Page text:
Thursday, March 4, 2010

Review: SWEET BY AND BY by Patricia Hermes

Published by:  HarperCollins Publishers, New York, NY, 2002
192 pages

First line:  "Tell me about the snowstorm," I said.

If your taste in middle-grade novels runs toward fast-paced adventures, this is not the book for you. It is a quiet, rather sad, very sweet book.

Eleven-year-old Blessing lives with her grandmother, Monnie, up on the mountain. The two make beautiful music together. When Monnie tucks her fiddle under her chin and Blessing lifts her voice to sing, everyone stops talking and scoots closer to hear. Together they make the moutains echo with "The Old Churchyard," "Bar'bry Allen," "Amazing Grace," and "Sweet By and By."

But Monnie's health is declining, and Blessing must confront two terrible fears: Monnie could die, and "Wolf" Cotter, the social worker, could take control of Blessing's life, deciding where and with whom she would live.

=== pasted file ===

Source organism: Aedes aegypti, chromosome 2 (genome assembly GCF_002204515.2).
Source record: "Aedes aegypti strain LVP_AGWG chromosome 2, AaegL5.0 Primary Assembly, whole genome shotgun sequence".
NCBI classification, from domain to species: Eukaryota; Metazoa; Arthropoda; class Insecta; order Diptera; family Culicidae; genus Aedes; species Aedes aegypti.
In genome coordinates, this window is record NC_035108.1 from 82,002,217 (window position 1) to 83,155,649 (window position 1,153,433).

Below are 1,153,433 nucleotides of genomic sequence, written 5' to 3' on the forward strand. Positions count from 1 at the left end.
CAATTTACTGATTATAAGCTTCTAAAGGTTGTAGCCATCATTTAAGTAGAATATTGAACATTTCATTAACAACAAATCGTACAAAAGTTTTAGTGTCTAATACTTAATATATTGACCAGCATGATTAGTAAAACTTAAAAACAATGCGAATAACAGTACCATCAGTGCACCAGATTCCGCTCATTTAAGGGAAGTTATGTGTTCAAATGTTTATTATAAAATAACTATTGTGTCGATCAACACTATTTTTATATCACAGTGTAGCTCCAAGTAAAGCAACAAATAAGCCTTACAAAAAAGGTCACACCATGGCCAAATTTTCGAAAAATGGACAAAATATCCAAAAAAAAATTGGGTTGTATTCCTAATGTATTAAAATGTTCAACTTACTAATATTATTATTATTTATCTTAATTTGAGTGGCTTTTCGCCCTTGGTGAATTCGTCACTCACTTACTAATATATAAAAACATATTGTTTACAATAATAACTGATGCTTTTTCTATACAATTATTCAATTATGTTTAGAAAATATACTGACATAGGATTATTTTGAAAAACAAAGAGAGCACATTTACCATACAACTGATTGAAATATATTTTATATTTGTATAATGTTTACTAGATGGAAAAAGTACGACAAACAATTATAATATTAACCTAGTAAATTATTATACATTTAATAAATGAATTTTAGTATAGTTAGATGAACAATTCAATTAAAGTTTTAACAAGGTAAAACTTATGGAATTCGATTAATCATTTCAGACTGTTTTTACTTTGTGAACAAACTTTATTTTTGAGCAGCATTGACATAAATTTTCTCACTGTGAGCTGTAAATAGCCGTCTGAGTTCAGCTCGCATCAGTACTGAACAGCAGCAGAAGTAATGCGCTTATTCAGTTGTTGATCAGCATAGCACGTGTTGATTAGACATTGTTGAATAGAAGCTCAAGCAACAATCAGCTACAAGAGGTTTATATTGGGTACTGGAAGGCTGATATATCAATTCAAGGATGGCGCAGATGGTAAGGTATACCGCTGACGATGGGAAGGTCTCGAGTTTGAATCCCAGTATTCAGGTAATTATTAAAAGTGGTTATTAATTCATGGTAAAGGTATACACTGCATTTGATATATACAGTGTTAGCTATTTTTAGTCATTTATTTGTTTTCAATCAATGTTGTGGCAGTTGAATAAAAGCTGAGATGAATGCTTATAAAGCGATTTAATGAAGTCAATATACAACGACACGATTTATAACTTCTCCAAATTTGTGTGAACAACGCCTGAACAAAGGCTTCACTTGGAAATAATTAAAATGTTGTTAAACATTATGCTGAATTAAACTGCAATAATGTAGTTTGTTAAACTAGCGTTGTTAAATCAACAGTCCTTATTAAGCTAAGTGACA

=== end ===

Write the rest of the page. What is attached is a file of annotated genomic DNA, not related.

Sweet By and By explores the relationships forged among Blessing, Monnie, and the mountain community. It also reveals the struggle Blessing has to gain some control over her own destiny.

Patricia Hermes is the author of nearly fifty books for readers from early middle grades through young adult, as well as two nonfiction books for adults. Her books have won many awards and recognitions, including American Library Association Best Book, Smithsonian Notable Book, and C.S. Lewis Honor Book. She also has won many state awards, four of them for the novel You Shouldn't Have to Say Goodbye.

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